8. User Study Results
8.1. Subjective Feedback on Questionnaires
Figure 6 summarizes the responses of questionnaires from therapists on three interfaces: Condition 1 (‘Traditional’ interface), Condition 2 (‘Predicted Scores’ interface), and Condition 3 (‘Proposed’ interface).
Our proposed interface, Condition 3 achieves higher usefulness () than the others (Condition 1: , and Condition 2: , ) and higher richness () than the others (Condition 1: , and Condition 2: , ) as additional explanations of Condition 3 were considered “useful to understand patient’s condition” for therapists. In addition, participated therapists expressed higher trust on Condition 3 () than the others (Condition 1: , and Condition 2: , ). Although participated therapists identified that some “predicted scores are not trustful”, analysis of the proposed interface complements to “understand why such predicted scores is generated”.
Participated therapists experienced lower efforts () using the proposed, Condition 3 than the others (Condition 1: and Condition 2: , ) and lower frustration () using the proposed, Condition 3 than the others (Condition 1: , and Condition 2: , ). Participated therapists described that user-specific analysis of the proposed interface (feature analysis, images of salient frames, and trajectory trends) reduce the effort and frustration to “search evidences in videos”.
In addition, the proposed, Condition 3 interface has higher usage intent () than the others (Condition 1: , and Condition 2: , ) and therapists mostly prefer the proposed, Condition 3 interface to two baseline interfaces (Condition 1 and 2): for preference questionnaire between Condition 1 and 3, 2 out of 7 therapists ‘Totally’ prefer Condition 3, 4 out of 7 therapists ‘Much more preferred’ Condition 3 than Condition 1, and 1 out of 7 therapists ‘Much more preferred’ Condition 1 than Condition 3. For preference questionnaire between Condition 2 and 3, 4 out of 7 therapists ‘Totally’ prefer Condition 3, 2 out of 7 therapists ‘Much more preferred’ Condition 3 than Condition 2, and 1 out of 7 therapists ‘Slightly more preferred’ Condition 2 than Condition 3. Although one therapist still considered the usefulness of the proposed interface, this therapist preferred the interface without predicted assessment and user-specific analysis. Participated therapists commented that Condition 3 with predicted assessment and additional user-specific analysis ‘is very interesting’ and ‘gives me insights to assess patient’s performance’.
In summary, Condition 3 with predicted assessment and patient-specific analysis achieved positive responses on all aspects: our proposed interface provides more useful and richer information to understand patient’s performance and has higher trust in the system, reduces therapist’s efforts and frustration to find evidences for assessment, and more likely to be used in clinical practices. However, score differences with the baseline interface are not statistically significant except for usefulness and usage intent aspects.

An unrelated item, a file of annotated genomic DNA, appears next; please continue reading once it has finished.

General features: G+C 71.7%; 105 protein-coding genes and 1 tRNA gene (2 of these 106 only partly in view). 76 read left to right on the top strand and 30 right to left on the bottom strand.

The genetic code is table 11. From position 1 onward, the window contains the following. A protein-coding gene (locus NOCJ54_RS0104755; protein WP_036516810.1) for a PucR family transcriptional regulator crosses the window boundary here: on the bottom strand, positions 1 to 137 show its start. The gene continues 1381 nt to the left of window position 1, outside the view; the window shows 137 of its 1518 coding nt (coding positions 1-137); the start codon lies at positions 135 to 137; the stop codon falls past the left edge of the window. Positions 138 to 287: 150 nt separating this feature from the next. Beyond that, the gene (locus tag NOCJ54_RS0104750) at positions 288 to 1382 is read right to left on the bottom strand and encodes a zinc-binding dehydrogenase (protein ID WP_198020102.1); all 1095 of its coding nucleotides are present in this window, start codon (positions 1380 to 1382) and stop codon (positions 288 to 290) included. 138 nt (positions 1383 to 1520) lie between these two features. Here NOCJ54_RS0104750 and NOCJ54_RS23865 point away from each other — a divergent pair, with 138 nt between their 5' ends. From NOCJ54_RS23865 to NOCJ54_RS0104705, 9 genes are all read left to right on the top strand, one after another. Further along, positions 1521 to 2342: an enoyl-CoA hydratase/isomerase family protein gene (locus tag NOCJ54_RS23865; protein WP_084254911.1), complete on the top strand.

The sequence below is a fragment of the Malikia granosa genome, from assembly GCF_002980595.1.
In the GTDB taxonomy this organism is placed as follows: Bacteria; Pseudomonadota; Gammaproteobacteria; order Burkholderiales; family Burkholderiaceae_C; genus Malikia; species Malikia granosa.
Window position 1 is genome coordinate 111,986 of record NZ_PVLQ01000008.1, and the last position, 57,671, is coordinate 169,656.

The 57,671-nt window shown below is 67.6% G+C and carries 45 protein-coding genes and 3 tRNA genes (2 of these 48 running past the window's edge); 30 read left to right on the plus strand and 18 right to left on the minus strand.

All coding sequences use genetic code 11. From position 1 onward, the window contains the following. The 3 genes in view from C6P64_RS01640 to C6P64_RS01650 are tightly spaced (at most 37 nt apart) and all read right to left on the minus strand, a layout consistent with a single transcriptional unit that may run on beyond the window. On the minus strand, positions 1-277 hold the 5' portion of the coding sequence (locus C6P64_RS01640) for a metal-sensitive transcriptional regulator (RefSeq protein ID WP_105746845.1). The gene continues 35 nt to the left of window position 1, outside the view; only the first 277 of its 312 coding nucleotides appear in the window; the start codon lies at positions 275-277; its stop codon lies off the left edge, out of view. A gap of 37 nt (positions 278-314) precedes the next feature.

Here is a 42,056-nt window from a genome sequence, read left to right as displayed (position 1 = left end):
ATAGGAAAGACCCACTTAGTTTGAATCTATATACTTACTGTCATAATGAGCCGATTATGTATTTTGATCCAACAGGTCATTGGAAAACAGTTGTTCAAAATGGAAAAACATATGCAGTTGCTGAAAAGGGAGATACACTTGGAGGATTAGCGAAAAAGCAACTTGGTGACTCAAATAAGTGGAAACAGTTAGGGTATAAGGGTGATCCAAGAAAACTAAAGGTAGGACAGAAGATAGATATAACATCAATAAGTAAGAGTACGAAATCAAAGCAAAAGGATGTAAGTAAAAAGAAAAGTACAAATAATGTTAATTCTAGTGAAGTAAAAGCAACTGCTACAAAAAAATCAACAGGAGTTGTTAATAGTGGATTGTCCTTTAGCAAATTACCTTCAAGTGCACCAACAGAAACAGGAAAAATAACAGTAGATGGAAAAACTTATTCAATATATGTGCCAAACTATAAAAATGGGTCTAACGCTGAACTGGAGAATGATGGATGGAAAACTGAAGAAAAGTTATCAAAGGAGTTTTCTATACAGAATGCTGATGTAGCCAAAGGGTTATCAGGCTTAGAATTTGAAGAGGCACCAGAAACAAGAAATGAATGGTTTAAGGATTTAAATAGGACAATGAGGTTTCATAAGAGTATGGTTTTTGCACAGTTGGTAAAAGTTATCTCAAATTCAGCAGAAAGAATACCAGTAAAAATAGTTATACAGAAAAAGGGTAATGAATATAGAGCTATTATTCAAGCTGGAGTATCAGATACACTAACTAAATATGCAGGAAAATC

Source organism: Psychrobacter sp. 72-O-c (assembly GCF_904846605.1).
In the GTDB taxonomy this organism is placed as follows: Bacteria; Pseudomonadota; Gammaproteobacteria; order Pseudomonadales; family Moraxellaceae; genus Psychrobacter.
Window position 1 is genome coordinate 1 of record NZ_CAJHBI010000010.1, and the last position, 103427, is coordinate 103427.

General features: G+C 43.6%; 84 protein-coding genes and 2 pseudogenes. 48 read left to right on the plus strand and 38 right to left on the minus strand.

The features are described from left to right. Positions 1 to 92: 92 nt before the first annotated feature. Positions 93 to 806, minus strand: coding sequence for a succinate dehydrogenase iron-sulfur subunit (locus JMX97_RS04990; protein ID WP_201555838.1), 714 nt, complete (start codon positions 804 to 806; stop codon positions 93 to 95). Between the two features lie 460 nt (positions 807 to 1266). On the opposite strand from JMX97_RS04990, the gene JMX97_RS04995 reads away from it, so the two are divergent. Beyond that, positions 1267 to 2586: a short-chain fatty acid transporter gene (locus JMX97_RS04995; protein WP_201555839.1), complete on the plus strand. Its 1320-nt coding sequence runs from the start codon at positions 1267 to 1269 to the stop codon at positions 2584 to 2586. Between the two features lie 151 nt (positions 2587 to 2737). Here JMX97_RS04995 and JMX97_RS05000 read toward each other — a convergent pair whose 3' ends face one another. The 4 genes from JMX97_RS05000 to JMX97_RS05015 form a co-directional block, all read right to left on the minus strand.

8.2. Logs of the Web Interface
Table 5 describes the measurements of logs (i.e. average number of video events and time on video/analysis per assessment) from three interfaces. Our proposed interface, Condition 3 has significantly lower, average number of video events () than the others (Condition 1: and Condition 2: ) (). This lower number of video events on Condition 3 indicates that Condition 3 leads to lower number of video playbacks than others.
Condition 3 with additional user-specific analysis has longer average time on assessment ( seconds) than Condition 1 () and lower average time on assessment ( seconds) than Condition 2 ( seconds). However, when we analyze average time on each information, specifically videos, Condition 3 shows significantly lower average time on videos ( seconds) than the others (Condition 1: seconds and Condition 2: seconds) .
8.3. Agreement Level of Therapists’ Evaluation
Figure 7 shows the agreement level of therapists’ evaluation on three interfaces. Our proposed interface, Condition 3 with predicted assessment and user-specific analysis (i.e. feature analysis, salient frames, and trajectory) achieves higher agreement on participated therapists’ evaluation ( F1-scores) than the others (Condition 1: F1-score () and Condition 2: ) F1-score. Although both Condition 2 and 3 achieve higher agreement level than Condition 1, the difference between Condition 1 and 2 is not statistically significant (), but the difference between Condition 1 and 3 is statistically significant (). Thus, this indicates the positive effect of including user-specific analysis on Condition 3 to improve the agreement level of therapists’ evaluation.
8.4. Post-study Interviews
After completing the study, we collected general feedback on our proposed interface (Condition 3) from therapists. Specifically, we asked therapist’s opinions and usage on the interface and the possibility of accepting it in the current practices.
Overall, therapists consider the proposed interface as “a good platform” (TP 5) for rehabilitation assessment. User-specific analysis of the interface (e.g. feature analysis, images of salient frames, and trajectory trends) “brings more interesting, new aspects of a patient” (TP 3) and enables therapists to “understand why the predicted assessment is suggested” (TP 9). Specifically, therapists found that feature analysis (Figure 2(b)) is “easy and intuitive” (TP 9) to “quickly observe the quantitative difference between unaffected and affected sides” (TP 6) for assessment. Images of salient frames (Figure 2(c)) “was helpful to validate feature analysis” (TP 9). Trajectory trends (Figure 2(d)) “was useful to review the overall trends” (TP 8) and “the duration of a motion” (TP 9), which were “helpful to assess the smoothness of a motion” (TP 4).